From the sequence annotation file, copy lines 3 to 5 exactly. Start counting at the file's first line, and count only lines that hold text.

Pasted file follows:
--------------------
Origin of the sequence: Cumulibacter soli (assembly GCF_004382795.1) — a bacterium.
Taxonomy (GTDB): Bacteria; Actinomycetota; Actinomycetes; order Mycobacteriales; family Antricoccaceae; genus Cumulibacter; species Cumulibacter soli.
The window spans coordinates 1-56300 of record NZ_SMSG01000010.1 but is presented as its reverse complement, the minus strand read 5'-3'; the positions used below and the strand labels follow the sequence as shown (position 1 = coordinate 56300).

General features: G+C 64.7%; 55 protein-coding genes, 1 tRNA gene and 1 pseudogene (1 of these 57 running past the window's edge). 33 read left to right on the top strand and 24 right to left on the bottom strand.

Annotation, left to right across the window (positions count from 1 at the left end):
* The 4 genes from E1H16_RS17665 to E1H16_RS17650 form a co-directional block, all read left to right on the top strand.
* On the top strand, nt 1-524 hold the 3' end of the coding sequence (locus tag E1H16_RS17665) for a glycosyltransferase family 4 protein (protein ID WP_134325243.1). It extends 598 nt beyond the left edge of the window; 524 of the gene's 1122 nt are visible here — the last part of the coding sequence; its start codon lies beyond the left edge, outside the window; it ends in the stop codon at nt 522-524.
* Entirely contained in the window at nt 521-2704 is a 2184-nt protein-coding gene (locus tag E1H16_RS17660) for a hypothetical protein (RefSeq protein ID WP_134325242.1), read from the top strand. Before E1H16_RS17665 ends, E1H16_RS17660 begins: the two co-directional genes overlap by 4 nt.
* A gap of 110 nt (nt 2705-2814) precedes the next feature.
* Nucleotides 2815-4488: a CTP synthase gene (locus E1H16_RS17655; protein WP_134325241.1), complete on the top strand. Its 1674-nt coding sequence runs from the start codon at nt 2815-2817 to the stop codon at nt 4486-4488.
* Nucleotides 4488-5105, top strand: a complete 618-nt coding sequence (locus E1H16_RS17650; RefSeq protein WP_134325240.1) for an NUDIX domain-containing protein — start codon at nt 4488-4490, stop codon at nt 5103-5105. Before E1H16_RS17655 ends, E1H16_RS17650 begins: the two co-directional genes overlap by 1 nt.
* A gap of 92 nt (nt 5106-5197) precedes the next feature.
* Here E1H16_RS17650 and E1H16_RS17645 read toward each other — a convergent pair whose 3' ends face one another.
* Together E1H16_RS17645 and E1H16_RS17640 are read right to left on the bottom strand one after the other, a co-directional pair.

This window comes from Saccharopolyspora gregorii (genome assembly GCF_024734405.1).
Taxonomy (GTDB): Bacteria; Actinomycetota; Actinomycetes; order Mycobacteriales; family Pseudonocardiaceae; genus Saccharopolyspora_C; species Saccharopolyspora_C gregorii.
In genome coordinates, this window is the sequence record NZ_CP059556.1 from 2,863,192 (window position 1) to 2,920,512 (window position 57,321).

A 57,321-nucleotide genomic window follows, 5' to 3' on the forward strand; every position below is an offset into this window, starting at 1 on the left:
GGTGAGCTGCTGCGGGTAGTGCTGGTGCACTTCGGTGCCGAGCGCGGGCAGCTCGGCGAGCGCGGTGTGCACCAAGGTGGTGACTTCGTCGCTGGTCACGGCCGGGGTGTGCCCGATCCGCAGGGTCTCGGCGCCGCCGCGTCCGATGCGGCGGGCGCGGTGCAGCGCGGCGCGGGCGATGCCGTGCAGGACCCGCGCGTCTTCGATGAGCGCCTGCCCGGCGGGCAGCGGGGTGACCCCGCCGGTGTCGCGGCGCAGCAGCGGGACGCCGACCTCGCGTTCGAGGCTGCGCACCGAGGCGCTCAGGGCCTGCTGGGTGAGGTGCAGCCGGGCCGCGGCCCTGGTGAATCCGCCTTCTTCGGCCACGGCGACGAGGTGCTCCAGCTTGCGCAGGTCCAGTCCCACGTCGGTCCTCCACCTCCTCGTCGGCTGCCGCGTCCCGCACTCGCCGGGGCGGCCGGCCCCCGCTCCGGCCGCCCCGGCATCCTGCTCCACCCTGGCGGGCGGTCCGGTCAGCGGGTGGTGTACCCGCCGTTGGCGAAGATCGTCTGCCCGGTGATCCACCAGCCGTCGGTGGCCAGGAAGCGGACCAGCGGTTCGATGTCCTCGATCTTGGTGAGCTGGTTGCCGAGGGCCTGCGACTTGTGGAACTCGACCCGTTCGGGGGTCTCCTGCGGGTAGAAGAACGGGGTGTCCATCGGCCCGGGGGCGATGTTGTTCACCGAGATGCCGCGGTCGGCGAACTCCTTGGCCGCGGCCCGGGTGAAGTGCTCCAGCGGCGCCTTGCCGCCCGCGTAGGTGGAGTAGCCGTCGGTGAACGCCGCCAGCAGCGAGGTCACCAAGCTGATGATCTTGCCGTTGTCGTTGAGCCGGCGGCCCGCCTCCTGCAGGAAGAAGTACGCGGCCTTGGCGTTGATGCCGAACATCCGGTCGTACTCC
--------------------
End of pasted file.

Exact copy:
The window spans coordinates 1-56300 of record NZ_SMSG01000010.1 but is presented as its reverse complement, the minus strand read 5'-3'; the positions used below and the strand labels follow the sequence as shown (position 1 = coordinate 56300).

General features: G+C 64.7%; 55 protein-coding genes, 1 tRNA gene and 1 pseudogene (1 of these 57 running past the window's edge). 33 read left to right on the top strand and 24 right to left on the bottom strand.

Annotation, left to right across the window (positions count from 1 at the left end):